Democrats claimed power in Congress vowing to end the war in Iraq, but seven months on are frustrated at their inability to wrest control of national security policy from President George W. Bush.
They did however chalk up a string of domestic goals, raising the minimum wage, enshrined into law the recommendations of the commission into the September 11 attacks in 2001, passed an ethics bill, improved healthcare for children and passed energy reforms.
"These are issues that relate directly to the well-being of the American people ... they hit home," said Nancy Pelosi, Democratic speaker of the House of Representatives.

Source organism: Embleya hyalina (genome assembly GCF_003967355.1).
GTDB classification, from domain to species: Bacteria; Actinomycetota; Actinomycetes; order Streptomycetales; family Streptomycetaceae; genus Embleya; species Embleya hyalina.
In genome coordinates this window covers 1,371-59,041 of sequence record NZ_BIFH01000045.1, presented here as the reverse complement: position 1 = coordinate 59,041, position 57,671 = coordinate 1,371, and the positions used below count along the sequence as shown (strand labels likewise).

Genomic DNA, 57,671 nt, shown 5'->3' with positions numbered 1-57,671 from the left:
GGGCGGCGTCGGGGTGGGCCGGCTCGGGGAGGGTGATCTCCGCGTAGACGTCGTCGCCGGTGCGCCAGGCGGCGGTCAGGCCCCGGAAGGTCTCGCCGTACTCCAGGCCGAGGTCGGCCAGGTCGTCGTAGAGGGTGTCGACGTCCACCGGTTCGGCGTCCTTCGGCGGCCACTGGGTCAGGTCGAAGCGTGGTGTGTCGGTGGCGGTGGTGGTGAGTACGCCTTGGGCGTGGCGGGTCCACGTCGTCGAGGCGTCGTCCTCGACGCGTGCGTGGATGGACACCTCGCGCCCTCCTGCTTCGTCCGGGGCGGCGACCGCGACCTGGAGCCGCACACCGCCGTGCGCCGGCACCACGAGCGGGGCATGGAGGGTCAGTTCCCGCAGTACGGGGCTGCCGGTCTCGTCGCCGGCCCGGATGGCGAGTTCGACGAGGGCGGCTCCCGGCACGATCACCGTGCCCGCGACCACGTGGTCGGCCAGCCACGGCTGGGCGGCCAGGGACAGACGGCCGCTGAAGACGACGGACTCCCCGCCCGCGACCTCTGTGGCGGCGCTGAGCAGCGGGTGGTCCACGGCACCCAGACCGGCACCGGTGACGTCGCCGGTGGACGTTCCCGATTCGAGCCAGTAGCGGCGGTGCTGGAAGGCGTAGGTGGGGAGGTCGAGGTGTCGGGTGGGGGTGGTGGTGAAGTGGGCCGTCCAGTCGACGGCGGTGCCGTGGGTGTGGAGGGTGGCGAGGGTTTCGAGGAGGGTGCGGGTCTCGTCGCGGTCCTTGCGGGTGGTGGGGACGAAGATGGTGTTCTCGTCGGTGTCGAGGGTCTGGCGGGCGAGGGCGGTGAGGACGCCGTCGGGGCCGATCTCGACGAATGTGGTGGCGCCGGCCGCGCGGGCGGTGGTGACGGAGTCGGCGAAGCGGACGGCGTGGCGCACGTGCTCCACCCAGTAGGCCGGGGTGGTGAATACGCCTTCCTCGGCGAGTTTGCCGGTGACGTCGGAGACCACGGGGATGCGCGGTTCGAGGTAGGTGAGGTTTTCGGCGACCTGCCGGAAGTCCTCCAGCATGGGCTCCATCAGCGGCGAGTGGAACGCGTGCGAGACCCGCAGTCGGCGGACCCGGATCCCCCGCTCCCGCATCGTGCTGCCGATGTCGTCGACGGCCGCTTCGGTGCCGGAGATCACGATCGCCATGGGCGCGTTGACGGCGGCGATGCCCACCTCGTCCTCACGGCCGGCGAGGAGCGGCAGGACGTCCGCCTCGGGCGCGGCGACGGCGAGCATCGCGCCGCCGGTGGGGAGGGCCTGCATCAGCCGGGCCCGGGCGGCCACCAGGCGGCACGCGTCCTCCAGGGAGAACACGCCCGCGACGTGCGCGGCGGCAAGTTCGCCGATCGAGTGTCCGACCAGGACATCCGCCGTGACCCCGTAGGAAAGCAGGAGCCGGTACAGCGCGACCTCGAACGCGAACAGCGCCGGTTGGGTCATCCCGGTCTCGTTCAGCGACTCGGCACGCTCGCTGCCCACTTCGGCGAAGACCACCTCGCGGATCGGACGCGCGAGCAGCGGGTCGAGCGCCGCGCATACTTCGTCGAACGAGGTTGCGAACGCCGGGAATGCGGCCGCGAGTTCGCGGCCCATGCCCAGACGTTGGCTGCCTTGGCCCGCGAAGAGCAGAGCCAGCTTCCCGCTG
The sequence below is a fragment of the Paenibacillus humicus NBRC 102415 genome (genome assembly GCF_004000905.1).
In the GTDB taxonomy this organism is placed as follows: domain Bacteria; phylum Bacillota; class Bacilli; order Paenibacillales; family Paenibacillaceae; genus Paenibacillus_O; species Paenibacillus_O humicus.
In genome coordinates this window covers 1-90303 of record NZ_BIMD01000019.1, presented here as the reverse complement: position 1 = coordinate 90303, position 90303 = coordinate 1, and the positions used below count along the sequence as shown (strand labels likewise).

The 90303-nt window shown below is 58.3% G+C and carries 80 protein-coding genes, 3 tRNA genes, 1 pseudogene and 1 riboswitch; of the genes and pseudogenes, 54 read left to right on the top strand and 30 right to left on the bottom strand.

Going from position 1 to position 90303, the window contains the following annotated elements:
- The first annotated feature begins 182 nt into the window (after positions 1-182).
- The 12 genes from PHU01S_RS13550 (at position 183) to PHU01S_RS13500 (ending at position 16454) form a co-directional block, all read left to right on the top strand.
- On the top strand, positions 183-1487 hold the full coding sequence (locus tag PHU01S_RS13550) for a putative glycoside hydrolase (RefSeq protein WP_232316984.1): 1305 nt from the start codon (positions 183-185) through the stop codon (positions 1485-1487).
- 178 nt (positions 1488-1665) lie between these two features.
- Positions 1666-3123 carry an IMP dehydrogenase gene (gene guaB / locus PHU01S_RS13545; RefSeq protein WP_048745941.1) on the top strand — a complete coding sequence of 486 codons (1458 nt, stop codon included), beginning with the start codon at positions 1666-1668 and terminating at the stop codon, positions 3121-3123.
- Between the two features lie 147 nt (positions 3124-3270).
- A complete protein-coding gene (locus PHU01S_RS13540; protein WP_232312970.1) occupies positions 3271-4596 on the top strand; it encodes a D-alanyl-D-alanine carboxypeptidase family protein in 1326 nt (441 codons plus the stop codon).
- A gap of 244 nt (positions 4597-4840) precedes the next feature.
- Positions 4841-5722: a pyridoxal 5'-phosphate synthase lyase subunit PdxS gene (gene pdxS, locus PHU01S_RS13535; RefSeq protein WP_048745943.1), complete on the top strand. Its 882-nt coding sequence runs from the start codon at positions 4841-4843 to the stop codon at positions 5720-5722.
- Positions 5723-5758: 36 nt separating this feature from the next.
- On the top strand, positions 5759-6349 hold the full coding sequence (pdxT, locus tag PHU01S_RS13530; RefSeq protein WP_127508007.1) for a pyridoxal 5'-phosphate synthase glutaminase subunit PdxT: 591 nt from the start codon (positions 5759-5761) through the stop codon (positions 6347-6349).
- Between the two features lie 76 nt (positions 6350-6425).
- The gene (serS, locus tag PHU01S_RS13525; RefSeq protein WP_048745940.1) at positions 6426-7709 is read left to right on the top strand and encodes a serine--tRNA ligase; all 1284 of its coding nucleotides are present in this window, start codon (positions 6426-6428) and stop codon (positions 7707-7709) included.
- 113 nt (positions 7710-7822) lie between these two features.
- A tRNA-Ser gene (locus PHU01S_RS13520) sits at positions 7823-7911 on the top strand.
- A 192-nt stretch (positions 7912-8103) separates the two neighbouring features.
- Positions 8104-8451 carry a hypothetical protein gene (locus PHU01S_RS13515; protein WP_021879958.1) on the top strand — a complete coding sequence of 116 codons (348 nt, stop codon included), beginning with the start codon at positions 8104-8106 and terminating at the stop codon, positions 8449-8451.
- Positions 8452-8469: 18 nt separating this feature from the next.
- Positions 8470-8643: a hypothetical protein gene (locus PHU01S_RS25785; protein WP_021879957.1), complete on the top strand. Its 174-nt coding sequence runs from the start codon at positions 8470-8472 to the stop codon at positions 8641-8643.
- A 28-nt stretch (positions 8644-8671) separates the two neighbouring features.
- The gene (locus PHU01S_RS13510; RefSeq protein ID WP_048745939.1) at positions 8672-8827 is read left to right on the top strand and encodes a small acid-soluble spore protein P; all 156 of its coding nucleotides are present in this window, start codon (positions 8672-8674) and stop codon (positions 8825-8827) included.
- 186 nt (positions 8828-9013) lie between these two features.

But Congress still leaves Washington for its summer break with public approval ratings lower than those of unpopular Bush.
"They managed to achieve an astonishing thing, which is to have the lowest approval ratings anyone can find for Congress in history and have done it in a record short period of time of about seven months," said Republican Senate Minority leader Mitch McConnell.
Several recent opinion polls have shown Americans are not satisfied with lawmakers' performance, though Democrats say their own polling suggests that despite their leadership role, voters do not blame them specifically.
But frustration is growing for Democrats on Iraq, the single issue which more than any other powered their victory in last November's congressional election.
And after a showdown with the White House, Democrats also failed to thwart Bush's plans to extend a warrantless wiretap program, caving in to White House pressure.